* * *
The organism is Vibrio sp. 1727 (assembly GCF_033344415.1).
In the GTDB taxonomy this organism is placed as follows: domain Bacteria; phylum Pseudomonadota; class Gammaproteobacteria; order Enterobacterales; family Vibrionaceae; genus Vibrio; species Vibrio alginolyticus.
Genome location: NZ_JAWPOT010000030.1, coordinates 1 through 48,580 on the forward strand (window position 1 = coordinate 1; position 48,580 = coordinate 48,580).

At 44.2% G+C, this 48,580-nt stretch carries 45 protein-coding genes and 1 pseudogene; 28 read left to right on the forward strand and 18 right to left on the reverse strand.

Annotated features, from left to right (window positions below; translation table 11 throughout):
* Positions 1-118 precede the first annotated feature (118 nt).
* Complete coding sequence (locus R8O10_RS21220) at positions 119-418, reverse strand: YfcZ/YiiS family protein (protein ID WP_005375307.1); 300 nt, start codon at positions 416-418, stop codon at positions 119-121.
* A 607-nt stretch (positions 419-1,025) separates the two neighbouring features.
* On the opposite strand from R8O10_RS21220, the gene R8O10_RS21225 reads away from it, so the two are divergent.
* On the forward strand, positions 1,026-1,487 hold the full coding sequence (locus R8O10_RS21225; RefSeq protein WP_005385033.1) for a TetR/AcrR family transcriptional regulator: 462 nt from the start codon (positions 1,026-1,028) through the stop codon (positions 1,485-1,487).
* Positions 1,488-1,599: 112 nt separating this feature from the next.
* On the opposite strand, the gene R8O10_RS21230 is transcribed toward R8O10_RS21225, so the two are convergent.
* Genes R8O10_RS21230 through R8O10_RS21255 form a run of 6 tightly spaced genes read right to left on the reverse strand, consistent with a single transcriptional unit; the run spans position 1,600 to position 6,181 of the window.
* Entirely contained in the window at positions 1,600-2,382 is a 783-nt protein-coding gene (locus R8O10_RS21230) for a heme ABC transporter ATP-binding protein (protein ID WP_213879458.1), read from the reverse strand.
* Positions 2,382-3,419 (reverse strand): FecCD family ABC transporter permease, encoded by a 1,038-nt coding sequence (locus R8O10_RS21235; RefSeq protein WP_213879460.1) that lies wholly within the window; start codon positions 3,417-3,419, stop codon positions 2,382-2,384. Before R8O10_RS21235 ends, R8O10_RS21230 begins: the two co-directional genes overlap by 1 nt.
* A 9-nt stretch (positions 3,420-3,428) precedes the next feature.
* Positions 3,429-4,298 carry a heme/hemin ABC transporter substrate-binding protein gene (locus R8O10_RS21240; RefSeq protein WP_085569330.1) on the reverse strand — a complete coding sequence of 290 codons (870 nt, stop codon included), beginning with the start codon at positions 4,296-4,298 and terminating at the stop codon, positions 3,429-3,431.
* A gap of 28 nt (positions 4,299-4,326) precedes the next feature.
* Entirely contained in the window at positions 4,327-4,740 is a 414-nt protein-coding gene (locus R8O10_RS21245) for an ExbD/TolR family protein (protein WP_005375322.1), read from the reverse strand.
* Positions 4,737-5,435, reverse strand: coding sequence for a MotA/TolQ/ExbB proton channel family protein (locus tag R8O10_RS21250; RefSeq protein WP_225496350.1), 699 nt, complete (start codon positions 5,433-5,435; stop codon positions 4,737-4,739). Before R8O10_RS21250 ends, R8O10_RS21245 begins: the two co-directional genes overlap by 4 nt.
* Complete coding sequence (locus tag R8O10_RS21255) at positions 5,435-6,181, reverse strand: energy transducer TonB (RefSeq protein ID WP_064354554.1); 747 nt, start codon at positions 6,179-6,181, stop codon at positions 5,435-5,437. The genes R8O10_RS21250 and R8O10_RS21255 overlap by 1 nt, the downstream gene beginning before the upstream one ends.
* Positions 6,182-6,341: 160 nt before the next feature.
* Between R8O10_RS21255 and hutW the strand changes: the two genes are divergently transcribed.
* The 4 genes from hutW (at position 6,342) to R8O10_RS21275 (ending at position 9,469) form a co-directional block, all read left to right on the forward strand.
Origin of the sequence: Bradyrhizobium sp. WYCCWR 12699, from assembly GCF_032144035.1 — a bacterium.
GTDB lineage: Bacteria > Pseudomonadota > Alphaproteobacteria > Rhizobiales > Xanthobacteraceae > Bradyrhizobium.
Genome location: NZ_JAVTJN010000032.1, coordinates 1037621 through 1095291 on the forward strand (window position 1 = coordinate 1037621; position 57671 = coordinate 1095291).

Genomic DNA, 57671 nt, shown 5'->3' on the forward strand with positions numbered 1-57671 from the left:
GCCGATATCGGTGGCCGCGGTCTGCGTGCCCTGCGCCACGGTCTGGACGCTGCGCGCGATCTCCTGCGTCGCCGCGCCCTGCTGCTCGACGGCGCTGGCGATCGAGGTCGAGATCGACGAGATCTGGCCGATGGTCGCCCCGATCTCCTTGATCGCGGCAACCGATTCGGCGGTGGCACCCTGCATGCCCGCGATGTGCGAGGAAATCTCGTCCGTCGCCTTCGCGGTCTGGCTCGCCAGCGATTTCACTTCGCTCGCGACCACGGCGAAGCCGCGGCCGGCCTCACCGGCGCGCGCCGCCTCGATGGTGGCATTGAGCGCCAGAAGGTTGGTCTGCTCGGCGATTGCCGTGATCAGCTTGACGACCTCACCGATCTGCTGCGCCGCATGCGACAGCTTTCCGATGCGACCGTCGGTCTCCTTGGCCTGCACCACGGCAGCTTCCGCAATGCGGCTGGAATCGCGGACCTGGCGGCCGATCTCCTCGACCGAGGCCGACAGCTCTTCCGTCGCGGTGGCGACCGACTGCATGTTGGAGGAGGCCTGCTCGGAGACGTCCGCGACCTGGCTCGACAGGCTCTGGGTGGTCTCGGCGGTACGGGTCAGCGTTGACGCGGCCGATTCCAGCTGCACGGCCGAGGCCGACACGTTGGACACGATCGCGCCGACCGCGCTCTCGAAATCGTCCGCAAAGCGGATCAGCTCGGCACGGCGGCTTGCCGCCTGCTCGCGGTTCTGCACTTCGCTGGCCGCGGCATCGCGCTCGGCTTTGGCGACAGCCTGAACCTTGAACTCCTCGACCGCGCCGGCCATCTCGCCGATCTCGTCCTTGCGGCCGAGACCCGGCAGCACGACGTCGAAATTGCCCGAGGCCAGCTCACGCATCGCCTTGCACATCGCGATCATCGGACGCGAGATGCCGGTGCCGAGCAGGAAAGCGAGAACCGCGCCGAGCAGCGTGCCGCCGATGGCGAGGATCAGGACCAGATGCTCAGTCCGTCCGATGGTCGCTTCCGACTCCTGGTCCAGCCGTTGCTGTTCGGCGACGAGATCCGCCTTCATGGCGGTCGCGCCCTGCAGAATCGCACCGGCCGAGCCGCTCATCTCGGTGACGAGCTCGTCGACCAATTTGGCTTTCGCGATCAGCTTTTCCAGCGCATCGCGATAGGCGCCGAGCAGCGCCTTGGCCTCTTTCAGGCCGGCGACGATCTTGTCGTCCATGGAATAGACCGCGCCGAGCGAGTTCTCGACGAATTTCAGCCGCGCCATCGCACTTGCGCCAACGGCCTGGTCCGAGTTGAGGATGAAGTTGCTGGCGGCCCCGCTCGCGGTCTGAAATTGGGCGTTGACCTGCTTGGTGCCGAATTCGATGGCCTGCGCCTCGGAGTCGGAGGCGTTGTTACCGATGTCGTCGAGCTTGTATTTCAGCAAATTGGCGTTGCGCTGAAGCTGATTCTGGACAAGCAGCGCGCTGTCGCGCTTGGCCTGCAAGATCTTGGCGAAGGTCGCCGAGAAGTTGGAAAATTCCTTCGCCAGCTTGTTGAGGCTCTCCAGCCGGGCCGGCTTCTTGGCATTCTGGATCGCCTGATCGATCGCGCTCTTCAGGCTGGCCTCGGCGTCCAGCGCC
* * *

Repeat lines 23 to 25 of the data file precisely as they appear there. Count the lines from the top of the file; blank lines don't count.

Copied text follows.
* Between R8O10_RS21255 and hutW the strand changes: the two genes are divergently transcribed.
* The 4 genes from hutW (at position 6,342) to R8O10_RS21275 (ending at position 9,469) form a co-directional block, all read left to right on the forward strand.
Origin of the sequence: Bradyrhizobium sp. WYCCWR 12699, from assembly GCF_032144035.1 — a bacterium.